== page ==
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What is a Bookkeeper?

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Talent.com talent.com
Answered July 01 2021
Career Expert at Talent.com
As the name implies, a Bookkeeper is a person or staff hired by a company to maintain, balance, and update the accounting books. In layman's terms, they are responsible for keeping a record of a company's financial activities. Long story short, they deal with money, and because money is no laughing matter, it's essential to have balanced books in any situation.   
Bookkeepers occupy a vital position in every business or company, regardless of size. The services, tasks, and duties they provide and perform are crucial to the long-term successes of the companies they assist. They are vastly essential and are looked upon to keep track of money coming in and money going out, or what is known as "balancing the books," a term most closely identified with Bookkeepers. They do their best to ensure that the company stays in the "black," an insider term for remaining profitable in its business endeavors. Aspiring professionals in this field should note that while a Bookkeeper is a single role, larger companies often employ teams of Bookkeepers who may work externally for an accounting firm to investigate, maintain, and balance their ledgers.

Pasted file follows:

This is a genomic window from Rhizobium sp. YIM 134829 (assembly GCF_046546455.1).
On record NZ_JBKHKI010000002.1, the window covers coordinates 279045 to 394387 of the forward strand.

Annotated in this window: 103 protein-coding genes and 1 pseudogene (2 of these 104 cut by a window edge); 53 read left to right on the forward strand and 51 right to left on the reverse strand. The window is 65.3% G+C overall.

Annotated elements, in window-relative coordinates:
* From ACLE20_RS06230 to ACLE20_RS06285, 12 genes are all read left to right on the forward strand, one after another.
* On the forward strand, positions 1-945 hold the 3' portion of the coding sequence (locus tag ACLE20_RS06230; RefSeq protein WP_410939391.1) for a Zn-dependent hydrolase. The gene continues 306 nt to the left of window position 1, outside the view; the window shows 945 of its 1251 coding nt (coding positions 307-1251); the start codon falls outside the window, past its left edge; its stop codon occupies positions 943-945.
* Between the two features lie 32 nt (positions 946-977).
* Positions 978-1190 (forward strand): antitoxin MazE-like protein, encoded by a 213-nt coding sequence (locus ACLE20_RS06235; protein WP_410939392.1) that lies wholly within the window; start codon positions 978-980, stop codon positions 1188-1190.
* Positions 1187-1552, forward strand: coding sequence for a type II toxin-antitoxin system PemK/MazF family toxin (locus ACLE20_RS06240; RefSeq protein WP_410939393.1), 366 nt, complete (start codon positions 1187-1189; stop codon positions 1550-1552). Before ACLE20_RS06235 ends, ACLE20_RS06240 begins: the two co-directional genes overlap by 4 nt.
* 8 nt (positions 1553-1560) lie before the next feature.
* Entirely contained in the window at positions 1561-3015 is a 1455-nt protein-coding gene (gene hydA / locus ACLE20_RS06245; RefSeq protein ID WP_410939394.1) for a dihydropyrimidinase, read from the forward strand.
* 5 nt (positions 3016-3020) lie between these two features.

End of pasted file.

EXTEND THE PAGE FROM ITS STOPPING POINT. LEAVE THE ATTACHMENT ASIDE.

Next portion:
Personality of a Bookkeeper
  • They are organized
Bookkeepers are responsible for heaps of data and financial statements, including reports for incoming equity and internal assets. Successful Bookkeepers have a system for staying on top of the incoming and outgoing figures, one that is organized efficiently and relies on paying particular attention to the details.  
  • They have a way with numbers and data
Working with numbers is no easy feat. It takes a certain level of practiced skill or perhaps just a natural aptitude to manage the level of numerical data that passes by a Bookkeeper's desk. Anyone who this comfortable with numbers is likely to enjoy working with them in this capacity!  

  • They are great communicators
We're not all alike, so Bookkeepers need to recognize that clients or even some colleagues may not interpret the data they manage in the same way they can. Strong communication skills are necessary for explaining finances in a decipherable way.